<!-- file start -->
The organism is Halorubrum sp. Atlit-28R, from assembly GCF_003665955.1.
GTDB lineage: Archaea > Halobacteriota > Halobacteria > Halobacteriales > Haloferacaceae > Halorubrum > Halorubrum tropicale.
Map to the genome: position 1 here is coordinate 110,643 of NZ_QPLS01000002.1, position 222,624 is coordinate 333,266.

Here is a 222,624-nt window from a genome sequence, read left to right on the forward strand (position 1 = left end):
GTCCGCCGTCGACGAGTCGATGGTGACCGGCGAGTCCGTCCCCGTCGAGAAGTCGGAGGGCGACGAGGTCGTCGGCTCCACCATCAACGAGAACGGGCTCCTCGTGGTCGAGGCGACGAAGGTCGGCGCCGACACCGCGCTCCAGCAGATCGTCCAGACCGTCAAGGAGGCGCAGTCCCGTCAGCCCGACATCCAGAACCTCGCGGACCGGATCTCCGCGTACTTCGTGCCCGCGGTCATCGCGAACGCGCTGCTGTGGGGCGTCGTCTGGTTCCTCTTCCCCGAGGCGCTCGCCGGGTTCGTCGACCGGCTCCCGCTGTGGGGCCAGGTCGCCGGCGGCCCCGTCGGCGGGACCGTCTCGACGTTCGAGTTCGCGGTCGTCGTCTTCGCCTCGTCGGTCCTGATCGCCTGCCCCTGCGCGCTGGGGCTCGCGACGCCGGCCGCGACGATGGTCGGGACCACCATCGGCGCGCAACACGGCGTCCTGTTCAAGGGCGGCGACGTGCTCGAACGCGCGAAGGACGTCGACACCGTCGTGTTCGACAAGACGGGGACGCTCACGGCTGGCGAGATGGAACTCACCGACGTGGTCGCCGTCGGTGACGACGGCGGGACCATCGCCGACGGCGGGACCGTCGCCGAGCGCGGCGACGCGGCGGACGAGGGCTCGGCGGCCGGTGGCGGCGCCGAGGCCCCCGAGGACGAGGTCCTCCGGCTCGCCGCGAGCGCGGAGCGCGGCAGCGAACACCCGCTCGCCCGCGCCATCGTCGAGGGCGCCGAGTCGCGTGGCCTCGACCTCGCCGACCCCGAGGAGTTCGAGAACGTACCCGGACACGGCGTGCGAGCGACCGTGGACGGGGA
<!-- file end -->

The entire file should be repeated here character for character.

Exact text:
The organism is Halorubrum sp. Atlit-28R, from assembly GCF_003665955.1.
GTDB lineage: Archaea > Halobacteriota > Halobacteria > Halobacteriales > Haloferacaceae > Halorubrum > Halorubrum tropicale.
Map to the genome: position 1 here is coordinate 110,643 of NZ_QPLS01000002.1, position 222,624 is coordinate 333,266.

Here is a 222,624-nt window from a genome sequence, read left to right on the forward strand (position 1 = left end):
GTCCGCCGTCGACGAGTCGATGGTGACCGGCGAGTCCGTCCCCGTCGAGAAGTCGGAGGGCGACGAGGTCGTCGGCTCCACCATCAACGAGAACGGGCTCCTCGTGGTCGAGGCGACGAAGGTCGGCGCCGACACCGCGCTCCAGCAGATCGTCCAGACCGTCAAGGAGGCGCAGTCCCGTCAGCCCGACATCCAGAACCTCGCGGACCGGATCTCCGCGTACTTCGTGCCCGCGGTCATCGCGAACGCGCTGCTGTGGGGCGTCGTCTGGTTCCTCTTCCCCGAGGCGCTCGCCGGGTTCGTCGACCGGCTCCCGCTGTGGGGCCAGGTCGCCGGCGGCCCCGTCGGCGGGACCGTCTCGACGTTCGAGTTCGCGGTCGTCGTCTTCGCCTCGTCGGTCCTGATCGCCTGCCCCTGCGCGCTGGGGCTCGCGACGCCGGCCGCGACGATGGTCGGGACCACCATCGGCGCGCAACACGGCGTCCTGTTCAAGGGCGGCGACGTGCTCGAACGCGCGAAGGACGTCGACACCGTCGTGTTCGACAAGACGGGGACGCTCACGGCTGGCGAGATGGAACTCACCGACGTGGTCGCCGTCGGTGACGACGGCGGGACCATCGCCGACGGCGGGACCGTCGCCGAGCGCGGCGACGCGGCGGACGAGGGCTCGGCGGCCGGTGGCGGCGCCGAGGCCCCCGAGGACGAGGTCCTCCGGCTCGCCGCGAGCGCGGAGCGCGGCAGCGAACACCCGCTCGCCCGCGCCATCGTCGAGGGCGCCGAGTCGCGTGGCCTCGACCTCGCCGACCCCGAGGAGTTCGAGAACGTACCCGGACACGGCGTGCGAGCGACCGTGGACGGGGA